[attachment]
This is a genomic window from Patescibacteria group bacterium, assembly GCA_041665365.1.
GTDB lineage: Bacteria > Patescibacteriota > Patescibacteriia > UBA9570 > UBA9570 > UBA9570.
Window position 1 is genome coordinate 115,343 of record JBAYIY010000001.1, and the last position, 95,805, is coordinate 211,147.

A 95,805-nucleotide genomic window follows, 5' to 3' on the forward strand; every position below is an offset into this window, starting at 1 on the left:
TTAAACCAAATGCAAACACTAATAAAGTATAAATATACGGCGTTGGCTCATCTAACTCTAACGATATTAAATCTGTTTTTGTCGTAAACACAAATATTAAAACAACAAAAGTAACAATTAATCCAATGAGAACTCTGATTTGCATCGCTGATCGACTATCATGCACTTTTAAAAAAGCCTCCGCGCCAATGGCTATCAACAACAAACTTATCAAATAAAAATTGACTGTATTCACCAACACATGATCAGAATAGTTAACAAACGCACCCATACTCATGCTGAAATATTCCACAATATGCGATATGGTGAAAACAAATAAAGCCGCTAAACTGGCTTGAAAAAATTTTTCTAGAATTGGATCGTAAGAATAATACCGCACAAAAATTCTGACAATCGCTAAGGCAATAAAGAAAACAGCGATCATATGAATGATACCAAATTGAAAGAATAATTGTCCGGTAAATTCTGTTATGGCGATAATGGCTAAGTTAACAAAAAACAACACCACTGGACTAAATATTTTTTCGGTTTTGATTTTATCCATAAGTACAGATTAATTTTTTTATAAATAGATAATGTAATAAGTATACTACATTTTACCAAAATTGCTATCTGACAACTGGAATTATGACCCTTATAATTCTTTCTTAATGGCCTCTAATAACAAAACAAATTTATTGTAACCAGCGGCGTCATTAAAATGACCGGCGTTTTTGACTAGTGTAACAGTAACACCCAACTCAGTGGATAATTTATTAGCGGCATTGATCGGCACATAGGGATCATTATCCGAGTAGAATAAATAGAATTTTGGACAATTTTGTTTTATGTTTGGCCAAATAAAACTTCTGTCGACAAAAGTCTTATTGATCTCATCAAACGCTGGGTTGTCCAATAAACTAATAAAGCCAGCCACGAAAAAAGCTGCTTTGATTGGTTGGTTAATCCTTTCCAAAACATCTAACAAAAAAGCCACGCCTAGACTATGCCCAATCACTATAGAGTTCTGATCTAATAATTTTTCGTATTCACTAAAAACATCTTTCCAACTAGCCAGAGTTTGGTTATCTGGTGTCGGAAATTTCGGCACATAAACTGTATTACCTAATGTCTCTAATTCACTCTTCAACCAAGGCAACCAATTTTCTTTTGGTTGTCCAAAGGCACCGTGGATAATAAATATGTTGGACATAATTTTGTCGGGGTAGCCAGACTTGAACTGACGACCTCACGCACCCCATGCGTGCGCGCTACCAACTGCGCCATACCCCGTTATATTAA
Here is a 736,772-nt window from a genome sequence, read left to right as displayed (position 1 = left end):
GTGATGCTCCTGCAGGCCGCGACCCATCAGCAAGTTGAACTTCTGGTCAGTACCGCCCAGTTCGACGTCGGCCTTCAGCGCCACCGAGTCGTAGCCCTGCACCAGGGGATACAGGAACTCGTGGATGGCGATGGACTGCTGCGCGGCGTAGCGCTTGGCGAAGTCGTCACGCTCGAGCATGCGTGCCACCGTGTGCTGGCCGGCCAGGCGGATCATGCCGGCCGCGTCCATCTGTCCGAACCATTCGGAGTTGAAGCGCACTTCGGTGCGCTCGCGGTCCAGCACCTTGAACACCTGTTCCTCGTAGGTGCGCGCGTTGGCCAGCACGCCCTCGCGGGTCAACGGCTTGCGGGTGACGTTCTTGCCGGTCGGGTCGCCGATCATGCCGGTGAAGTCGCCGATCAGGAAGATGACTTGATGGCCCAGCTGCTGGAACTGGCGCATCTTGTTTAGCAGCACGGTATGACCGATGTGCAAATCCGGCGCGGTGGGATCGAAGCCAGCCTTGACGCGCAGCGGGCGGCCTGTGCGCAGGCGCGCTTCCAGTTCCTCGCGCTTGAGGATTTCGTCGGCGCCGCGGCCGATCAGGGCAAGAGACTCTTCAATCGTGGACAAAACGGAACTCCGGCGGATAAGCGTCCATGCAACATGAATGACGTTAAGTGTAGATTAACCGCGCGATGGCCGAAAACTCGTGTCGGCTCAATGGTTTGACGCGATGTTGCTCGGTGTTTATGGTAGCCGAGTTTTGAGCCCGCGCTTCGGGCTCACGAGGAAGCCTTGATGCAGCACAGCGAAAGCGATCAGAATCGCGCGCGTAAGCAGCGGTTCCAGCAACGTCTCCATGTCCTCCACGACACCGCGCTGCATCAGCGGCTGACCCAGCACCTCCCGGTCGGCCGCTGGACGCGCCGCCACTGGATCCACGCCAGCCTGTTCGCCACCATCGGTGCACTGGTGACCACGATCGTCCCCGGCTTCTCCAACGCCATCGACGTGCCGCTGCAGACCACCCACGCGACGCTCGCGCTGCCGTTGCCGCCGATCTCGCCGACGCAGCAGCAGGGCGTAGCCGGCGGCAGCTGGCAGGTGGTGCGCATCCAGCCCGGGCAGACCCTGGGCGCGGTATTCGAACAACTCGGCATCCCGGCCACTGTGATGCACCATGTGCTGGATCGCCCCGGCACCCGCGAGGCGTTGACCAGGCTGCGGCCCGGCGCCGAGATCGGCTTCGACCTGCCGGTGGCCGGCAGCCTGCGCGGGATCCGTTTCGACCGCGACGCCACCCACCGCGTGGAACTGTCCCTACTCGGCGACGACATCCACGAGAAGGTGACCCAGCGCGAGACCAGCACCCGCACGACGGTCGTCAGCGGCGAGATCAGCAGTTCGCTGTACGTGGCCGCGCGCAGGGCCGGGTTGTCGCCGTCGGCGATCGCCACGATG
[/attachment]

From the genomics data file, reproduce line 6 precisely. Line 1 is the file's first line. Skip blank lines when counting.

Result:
Here is a 736,772-nt window from a genome sequence, read left to right as displayed (position 1 = left end):